183d Wing Cuts Ribbon On Joint Cyber Range

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  • 183d Wing

During drill weekends, Illinois National Guard Soldiers and Airmen often go to the range for training. A typical day at the range might include training in tasks from physical fitness, to land navigation, to weapons qualification.

This year a new range, the Illinois National Guard’s Joint Cyber Range, will offer service members and their civilian partners an exciting training tool in the cyber domain.

The Illinois Air National Guard’s 183rd Air Wing, based in Springfield, hosts the cyber range. Physically, the range consists of approximately 10 servers, networking equipment, computer terminals, and other information technology infrastructure that can be configured to create a variety of training scenarios. An official ribbon-cutting and tour of the range is being planned for March.  

The Joint Cyber Range will bring challenging, but safe, training to the Illinois National Guard’s cyber service members and their Illinois partners.

“The National Guard has taken an increasingly important role in responding to cyber attacks and conducting cyber defense both in state missions and within our national missions,” said Maj. Gen. Rich Neely, the Adjutant General of Illinois and Commander of the Illinois National Guard. “The Illinois National Guard Joint Cyber Range allows us and our partners to practice our cyber skills together much in the same way we might be required to respond to a real-world cyber event.”

“It‌ ‌can‌ ‌be‌ ‌used‌ ‌for‌ ‌a‌ ‌wide‌ ‌range‌ ‌of‌ ‌training‌ ‌and‌ ‌exercise‌ ‌applications,” said 1st Lt. Paul Murley, the officer leading the cyber range project. “We‌ ‌are‌ ‌building‌ ‌toward‌ ‌a‌ ‌primary‌ ‌cyber‌ ‌exercise‌ ‌scenario‌, ‌but‌ ‌because‌ ‌of‌ ‌the‌ ‌flexibility‌ ‌the‌ ‌virtual‌ ‌environment‌ ‌provides,‌ ‌it‌ ‌is‌ ‌also‌ ‌an‌ ‌effective‌ ‌tool‌ ‌for‌ ‌training‌ ‌system‌ administrators‌ ‌and‌ ‌network‌ ‌admins.‌”

According to Lt. Murley, a typical training scenario consists of two teams taking opposing sides across the network. One side attempts to disrupt the network, while the other side works to secure it and correct vulnerabilities. The cyber range allows these battles to take place in real time on a network separated from the outside world. 

“Having the dedicated hardware allows us to take advantage of training opportunities as they arise,” said Master Sgt. Chris Ward of the 183rd Wing’s Air Communications Flight and a senior leader on the Illinois National Guard’s Joint Cyber Task Force. Previously the cyber warriors would have to schedule the unit-owned information technology hardware in advance because it was typically occupied for other missions. Having the dedicated range makes it a lot easier to fill white space in the training schedule with challenging and productive cyber training, Master Sgt. Ward said.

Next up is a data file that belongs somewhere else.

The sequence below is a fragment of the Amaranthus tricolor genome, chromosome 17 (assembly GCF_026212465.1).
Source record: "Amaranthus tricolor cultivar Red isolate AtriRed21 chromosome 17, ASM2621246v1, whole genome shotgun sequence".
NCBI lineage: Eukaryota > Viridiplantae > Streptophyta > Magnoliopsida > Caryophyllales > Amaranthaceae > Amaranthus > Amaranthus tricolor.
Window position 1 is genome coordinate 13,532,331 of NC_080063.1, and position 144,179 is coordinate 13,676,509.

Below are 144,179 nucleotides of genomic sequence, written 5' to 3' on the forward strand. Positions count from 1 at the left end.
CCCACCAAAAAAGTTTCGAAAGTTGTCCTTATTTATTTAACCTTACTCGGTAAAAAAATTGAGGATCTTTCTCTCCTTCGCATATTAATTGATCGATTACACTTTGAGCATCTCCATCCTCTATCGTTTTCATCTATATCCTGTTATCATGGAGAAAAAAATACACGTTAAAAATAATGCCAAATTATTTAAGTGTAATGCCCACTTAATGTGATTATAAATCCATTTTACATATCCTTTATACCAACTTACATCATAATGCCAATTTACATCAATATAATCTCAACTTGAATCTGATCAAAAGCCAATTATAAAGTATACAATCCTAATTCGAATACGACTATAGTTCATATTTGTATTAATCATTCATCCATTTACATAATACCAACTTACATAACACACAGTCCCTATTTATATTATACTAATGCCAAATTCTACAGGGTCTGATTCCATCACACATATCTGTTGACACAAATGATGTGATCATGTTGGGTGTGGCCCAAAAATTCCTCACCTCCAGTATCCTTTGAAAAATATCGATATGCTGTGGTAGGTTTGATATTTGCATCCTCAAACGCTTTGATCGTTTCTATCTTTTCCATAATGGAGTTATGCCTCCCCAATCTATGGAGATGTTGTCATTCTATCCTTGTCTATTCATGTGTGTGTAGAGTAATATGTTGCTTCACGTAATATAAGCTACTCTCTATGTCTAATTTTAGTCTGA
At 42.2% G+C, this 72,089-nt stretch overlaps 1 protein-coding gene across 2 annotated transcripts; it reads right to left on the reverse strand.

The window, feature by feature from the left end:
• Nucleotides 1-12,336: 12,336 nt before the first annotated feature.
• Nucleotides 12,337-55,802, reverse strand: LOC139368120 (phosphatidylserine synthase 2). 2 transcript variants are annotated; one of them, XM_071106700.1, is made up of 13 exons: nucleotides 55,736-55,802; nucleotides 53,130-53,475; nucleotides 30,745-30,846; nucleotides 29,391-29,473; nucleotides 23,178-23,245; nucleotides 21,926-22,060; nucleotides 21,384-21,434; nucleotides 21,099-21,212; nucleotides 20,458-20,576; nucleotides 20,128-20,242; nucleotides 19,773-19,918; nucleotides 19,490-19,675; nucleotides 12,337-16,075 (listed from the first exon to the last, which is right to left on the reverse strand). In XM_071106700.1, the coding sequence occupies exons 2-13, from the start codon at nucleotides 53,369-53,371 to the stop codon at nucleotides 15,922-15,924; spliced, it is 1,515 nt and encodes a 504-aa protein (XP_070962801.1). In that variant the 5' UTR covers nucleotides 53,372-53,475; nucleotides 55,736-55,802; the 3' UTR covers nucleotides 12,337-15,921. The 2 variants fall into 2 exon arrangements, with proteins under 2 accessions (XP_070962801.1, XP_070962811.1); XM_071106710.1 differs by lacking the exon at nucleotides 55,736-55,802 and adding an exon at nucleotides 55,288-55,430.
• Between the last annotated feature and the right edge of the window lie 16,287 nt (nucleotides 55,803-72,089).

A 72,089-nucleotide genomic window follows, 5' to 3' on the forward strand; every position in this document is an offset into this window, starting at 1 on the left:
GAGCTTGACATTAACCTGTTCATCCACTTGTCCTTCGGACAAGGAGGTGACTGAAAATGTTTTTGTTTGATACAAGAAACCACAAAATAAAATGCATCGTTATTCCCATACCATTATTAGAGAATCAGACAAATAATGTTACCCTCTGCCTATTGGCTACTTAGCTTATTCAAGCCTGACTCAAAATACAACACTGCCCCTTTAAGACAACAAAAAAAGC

Master Sgt. Ward, who is the head of global security operations for a Chicago-based corporation, said that having the dedicated platform also makes it easier to train with other state agencies, military services, corporate or utility partners or potentially international partners. “You do not have to deal with some of the constraints you’d have working with DOD networks,” he said. “Having a closed, safe platform allows you to take the kid gloves off and really go at it.”

Master Sgt. Ward said he is hoping to host training on the Joint Cyber Range with the Illinois National Guard’s State Partnership Program allies in the Polish military. “I had the opportunity to go to Poland and train with them in the Polish military’s Cyber Warfare Center and they have skilled cyber warriors. We would love to explore more opportunities to learn from each other.”

‌Already cybersecurity courses exist for Soldiers and Airmen to build their skills, but Lt. Murley said there is no substitute for real-time training with an active adversary.

“First and most important is that it provides a venue for Soldiers and Airmen to try, fail, and learn in the world of cybersecurity without negative externalities,” said Lt. Murley. “Flight simulators are essential for pilot training, and similarly here, we are able to put operators into the cyber ‘cockpit’ without risking damage to real-world networks.”

The physical aspect of the range is an important additional tool for training. Virtual training inside of the cyber “cockpit” is important.  Lt. Murley said the ability to walk up to a server and troubleshoot problems cannot be overlooked. The full access provided by the range is an exciting tool in the Illinois National Guard’s cyber tool belt.

“As the saying goes, iron sharpens iron. Our cyber warriors become better by competing against each other and with increased opportunities to work with other cyber professionals. The Joint Cyber Range allows them to hone their skills against each other in a safe environment,” said Maj. Gen. Neely, a national leader in the area of cyber security and critical infrastructure.